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on 25 January 2010
Yet again John Scalzi pushes the boundaries of science fiction with this short pace setting novel set in the far future where technology is lost, and starships are powered by enslaved Gods, tended to by a less than open priesthood and deity. Imagine captains, navigators and their crews of the 15th Century and all the superstitions of the time plunged thousands of years hence piloting spaceships with a faith born of ignorance and dread. Convert the heathen for the Glory of Our Lord! If John Scalzi was the architect of the Matrix, you'd want to live it, go on take the `blue pill' while the characters in The God Engines take the `red pill'.
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on 20 August 2014
Not a lover of novella but this one really was fantastic there is so much in the story not a single sentence is wasted and while i would love to read more about this Universe the story was complete in its own right. Price was far too expensive as many people have commented on but i could not even moan too much about this because i loved the story so much.
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on 14 February 2010
I am generally sceptical about short fiction and novellas. Not because i believe them to be worse than full fleged novels, but rather because their ideas often tend to get lost in the grander work of their authors. There're quite a few exceptions of course, this being one of them.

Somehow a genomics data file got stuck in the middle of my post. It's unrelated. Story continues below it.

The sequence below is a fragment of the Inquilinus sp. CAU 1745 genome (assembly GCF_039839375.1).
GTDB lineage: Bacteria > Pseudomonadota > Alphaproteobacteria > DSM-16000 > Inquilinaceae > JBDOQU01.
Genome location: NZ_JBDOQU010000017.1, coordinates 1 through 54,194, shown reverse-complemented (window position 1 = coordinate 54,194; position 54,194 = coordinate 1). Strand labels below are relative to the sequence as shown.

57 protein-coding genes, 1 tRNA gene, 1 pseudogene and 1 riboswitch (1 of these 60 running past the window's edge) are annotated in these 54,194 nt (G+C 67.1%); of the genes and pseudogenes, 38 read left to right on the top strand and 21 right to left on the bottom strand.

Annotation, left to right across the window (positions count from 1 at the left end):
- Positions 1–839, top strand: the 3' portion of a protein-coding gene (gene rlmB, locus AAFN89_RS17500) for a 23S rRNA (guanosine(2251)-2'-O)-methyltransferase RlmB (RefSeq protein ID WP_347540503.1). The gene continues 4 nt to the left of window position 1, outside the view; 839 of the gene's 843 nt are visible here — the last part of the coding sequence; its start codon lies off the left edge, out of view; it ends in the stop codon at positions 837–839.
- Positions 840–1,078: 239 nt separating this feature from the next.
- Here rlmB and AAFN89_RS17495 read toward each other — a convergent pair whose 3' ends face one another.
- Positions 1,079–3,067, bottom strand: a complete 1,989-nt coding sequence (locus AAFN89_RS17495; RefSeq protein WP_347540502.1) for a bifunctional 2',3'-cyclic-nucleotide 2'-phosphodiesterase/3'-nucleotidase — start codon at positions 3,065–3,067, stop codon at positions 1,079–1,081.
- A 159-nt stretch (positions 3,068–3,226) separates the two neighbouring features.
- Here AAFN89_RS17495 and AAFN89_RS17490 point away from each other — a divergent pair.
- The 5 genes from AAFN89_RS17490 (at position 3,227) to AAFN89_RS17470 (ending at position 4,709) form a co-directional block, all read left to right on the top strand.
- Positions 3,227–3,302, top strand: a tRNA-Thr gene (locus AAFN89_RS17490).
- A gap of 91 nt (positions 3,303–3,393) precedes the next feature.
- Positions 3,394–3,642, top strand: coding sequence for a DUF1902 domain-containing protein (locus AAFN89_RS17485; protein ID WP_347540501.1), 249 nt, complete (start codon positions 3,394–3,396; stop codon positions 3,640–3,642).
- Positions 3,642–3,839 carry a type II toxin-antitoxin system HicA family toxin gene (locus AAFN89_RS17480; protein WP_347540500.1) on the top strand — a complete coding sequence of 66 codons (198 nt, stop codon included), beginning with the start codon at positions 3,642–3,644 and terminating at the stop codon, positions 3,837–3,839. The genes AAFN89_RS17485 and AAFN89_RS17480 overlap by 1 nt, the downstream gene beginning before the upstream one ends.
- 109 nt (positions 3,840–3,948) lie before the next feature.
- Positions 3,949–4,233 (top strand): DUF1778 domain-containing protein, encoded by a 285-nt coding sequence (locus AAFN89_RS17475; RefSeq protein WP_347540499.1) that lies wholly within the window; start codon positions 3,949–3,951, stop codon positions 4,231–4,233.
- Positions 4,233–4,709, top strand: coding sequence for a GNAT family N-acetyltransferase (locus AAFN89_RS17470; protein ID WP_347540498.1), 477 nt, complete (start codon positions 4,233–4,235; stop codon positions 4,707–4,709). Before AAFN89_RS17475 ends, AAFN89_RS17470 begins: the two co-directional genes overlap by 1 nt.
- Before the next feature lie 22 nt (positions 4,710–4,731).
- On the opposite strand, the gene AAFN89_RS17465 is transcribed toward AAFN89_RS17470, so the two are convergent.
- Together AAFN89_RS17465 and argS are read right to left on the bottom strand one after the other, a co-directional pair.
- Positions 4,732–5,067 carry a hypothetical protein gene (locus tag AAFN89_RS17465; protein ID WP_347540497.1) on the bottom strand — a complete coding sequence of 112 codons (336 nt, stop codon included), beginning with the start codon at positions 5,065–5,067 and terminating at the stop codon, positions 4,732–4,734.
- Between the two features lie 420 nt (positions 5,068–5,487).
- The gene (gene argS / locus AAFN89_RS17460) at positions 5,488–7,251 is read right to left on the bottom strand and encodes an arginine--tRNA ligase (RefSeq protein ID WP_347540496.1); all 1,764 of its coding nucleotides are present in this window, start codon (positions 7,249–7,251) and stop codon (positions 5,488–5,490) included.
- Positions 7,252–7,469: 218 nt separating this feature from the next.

Once again Scalzi enchants his readers into the athmosphere and depth of a distinct universe with it's own rules and boundaries. Except he accomplished in 'mere' 130 sides what others often fail to do in a couple of thousands. It starts and ends with certain values and concepts worth thinking about (and also a good portion of mildy hidden biting sarcasm).

Thanks again, for a well spend time Mr. Scalzi !

Absolutly worth recommending for anyone liking his previous works.
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on 22 May 2015
If only it was a novel! Brilliant concept/universe, and over too soon.
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on 7 March 2013
Due to the short story/novella length I can only give this item 4 stars. I loved the storytelling and the atmosphere, but it all ended far too soon.

Probably not recommended if you have a weak stomach, some of it gets a bit horrid.
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on 20 October 2012
This was really 3.5 stars for me, but I'll be generous. :) (It should probably be noted that I'm a fan of the author from his blog, so perhaps more inclined to be so.)

I did enjoy this novella, and found the premise of captured gods powering space travel (among other things) very intriguing. The God Engines is hard to categorise - despite the fantasy elements, it still felt a lot like sci fi for me. It was a quick read, and despite its shortness I thought the characterisations were good. It was also quite dark in places, which I wasn't really expecting - but it suited the setting and the plot. World-building was a bit thinner than I would have liked - I wanted to know more about the setting and history, but that would have required a full length novel. As it is, I think the story suited the shorter length (and vice versa).

I wouldn't suggest reading this if you only like sunny, optimistic stories - but otherwise, recommended.